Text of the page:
Resolution occasionally throws up a programme of such delicious diversity that time seems to stall as the originality of new work provides an all-absorbing uplift to the bleakest of days. And, this was one such evening: a triumph for all concerned.
The hilarious Hairy Heroines delivered a work full of fresh ideas and fun. Three barefoot young men, directed by a woman (Orley Quick), breeze through an episodic performance that cleverly deconstructs the gender rules inherited from childhood. They are charismatic, courageous and – above all – a trio of dynamic performers capable of delivering explosive rage, expressive spoken text, exotic seduction and laugh-out loud humour within ebullient physical theatre. Cudos to those who designed and made the costumes and for an eclectic soundtrack that worked so well.
A mother and daughter duet about mortality was bound to be swathed in sentiment, all the more so when inspired by the tragedy of a close family member’s demise and with a score composed especially by the deceased woman’s husband. The rage against his father’s death in Dylan Thomas’s eternal poem, read here by Anthony Hopkins, is cleverly patched into Hamilton Lee’s mesmerising score; fusing lyrical romanticism into upbeat techno, interpreted by flowing contemporary movement, punctuated by Debbie Lee-Anthony’s popping, hip hop style. With an hourglass bluntly emphasising the ‘dying of the light’, it could have strayed into mawkishness, but, instead of being suffocated by poignancy, the performance gelled into an uplifting experience.
The evening concluded with a fascinating conceptual narrative about a runaway girl (Jemima Brown), lost in the forest and permanently attached to her backpack. Brown has a strong stage presence and a fluid movement quality. Her duets with Joshua Scott conjured arresting imagery of feral intensity subsumed through human contact. Jasmine Andrews demonstrates a sensitive directorial style and her choreography was often inventive and always expressive, fusing gesture and sweeping movement with a fine sense of theatre.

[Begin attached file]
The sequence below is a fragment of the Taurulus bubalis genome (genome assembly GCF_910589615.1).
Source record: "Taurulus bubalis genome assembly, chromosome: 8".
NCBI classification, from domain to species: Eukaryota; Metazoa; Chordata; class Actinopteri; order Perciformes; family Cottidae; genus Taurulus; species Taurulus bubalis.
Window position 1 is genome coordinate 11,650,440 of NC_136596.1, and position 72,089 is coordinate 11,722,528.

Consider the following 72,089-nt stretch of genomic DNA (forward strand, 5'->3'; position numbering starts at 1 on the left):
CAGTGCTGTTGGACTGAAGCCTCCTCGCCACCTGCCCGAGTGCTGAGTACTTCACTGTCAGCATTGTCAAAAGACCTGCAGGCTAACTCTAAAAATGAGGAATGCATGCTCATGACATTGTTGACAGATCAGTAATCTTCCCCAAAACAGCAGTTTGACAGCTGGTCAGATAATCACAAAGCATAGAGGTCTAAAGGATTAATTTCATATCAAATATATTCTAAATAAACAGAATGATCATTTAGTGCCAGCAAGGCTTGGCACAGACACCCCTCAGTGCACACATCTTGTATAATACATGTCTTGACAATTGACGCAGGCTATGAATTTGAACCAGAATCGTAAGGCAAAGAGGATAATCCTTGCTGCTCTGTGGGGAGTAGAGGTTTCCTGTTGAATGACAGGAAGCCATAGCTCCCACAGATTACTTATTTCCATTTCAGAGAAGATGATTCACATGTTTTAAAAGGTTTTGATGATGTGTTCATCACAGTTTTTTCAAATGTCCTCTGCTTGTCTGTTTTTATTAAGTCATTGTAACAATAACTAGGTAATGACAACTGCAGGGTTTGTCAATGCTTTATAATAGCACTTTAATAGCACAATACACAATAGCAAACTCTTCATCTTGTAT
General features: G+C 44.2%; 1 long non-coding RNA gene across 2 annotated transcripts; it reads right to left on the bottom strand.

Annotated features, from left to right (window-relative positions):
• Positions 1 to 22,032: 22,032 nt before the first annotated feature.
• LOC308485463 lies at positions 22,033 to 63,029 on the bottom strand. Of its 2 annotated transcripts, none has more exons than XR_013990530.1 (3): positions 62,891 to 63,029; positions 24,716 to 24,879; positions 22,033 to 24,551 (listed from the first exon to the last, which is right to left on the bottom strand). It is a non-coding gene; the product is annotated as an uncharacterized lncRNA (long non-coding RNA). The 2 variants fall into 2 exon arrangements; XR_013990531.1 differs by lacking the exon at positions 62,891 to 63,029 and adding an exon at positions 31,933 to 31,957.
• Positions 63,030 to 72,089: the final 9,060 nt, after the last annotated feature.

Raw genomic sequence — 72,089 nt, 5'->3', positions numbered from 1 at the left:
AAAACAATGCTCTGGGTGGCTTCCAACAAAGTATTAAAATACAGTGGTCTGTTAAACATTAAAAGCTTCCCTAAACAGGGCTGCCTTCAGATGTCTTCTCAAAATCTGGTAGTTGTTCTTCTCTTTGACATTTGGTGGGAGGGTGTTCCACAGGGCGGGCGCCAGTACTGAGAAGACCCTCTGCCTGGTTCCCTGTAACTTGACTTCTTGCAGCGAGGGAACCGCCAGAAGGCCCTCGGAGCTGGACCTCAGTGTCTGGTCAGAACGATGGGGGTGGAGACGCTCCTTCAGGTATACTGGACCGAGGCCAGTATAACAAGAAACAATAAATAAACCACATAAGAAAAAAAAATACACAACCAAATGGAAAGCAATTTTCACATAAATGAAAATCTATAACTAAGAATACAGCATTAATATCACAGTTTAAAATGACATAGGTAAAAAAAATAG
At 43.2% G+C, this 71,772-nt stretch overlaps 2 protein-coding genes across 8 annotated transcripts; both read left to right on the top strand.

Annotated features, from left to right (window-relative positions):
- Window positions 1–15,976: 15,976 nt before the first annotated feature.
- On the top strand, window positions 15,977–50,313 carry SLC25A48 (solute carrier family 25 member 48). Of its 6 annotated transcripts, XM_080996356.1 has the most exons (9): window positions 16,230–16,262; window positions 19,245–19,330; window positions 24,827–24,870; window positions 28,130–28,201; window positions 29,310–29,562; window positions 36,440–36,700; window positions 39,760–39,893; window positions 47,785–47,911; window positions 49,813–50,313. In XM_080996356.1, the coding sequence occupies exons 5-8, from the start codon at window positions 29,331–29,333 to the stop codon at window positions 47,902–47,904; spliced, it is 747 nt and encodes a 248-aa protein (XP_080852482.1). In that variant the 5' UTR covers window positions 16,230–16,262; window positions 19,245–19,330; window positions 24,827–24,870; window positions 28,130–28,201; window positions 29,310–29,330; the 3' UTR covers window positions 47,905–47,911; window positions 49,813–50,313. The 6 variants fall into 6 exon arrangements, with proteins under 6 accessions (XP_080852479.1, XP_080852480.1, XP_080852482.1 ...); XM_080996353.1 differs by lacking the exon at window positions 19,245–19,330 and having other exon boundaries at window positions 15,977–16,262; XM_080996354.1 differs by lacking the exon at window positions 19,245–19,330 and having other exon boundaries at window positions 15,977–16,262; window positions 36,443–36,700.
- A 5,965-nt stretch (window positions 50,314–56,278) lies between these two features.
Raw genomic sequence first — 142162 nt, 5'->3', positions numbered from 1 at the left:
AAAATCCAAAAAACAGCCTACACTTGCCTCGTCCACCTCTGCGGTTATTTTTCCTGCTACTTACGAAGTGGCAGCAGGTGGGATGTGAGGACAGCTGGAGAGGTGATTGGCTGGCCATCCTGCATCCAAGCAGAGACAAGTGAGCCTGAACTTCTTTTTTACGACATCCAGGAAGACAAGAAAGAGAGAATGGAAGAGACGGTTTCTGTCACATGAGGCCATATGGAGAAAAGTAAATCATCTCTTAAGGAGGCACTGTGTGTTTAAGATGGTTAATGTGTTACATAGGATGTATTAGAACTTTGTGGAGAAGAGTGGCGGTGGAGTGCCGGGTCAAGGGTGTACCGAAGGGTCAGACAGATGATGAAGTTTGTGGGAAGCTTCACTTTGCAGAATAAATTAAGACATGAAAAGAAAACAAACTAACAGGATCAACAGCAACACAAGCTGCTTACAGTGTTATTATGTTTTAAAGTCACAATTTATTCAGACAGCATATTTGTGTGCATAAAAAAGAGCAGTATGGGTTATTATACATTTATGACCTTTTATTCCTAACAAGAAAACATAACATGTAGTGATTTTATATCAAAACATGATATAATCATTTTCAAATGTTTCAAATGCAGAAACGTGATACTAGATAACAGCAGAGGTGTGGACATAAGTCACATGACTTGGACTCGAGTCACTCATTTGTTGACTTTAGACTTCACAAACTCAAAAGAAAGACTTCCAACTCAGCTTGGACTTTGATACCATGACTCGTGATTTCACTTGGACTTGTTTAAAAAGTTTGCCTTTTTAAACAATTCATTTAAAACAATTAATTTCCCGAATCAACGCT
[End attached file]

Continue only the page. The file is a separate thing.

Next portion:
Three young men groove towards us like partygoers at a wedding reception; drunk and lost in the sea of the music. Hips swivel and hands flick in sensuous nods to the Argentinian guitar. Subverting masculinity is the game and they play confidently, with endearing self-deprecation. Eliot Minogue-Stone is entertainingly unconvincing, ‘I could kill a chicken…I won’t. But I could.’ Terrell Foreshaw skateboards regally past, proud Man In Dress, his drapery billowing behind him. As We Like It is frequently entertaining but there’s a tendency to overindulge in the audience’s laughter which drags a little. It’s full of moments of innovation and humour but in need of tightening.
Innovation is certainly present in Do Not Go Gentle. Mater-Filia are mother and daughter and there’s an unusual pleasure in searching for hints of genetics in their different physicalities. The two women dart in and out of the light to the sounds of the Dylan Thomas poem. They have a restrained aggressive energy, which hints at hip-hop and Graham. It’s urgent and powerfully feminine, a battle-cry to ‘live boldly’. We do eventually build up an immunity to this intensity; the piece would benefit from more low octane moments, but with a title like Do Not Go Gentle, it follows that there aren’t many. The final moment offers some quiet beauty; mother and daughter walk away hand in hand. It’s refreshing but unfortunately too little too late.
Raised by Wolves does family fairytale-style. Four women and two men eat through the space with gorgeously fluid and absorbing movement to tell the story of a girl (Jemima Brown) fleeing an unhappy home. When Brown finds herself in the forest, a Greek chorus scatter fallen leaves around the stage. Their limbs sweep and kick them into the air like confetti, one of many beautiful choices. The music however, threatens cheesiness and could do with more subtlety and variation. Andrews relies heavily on over-literal song lyrics, but in the context of fairytale adaptation we don’t begrudge her hammering her point home.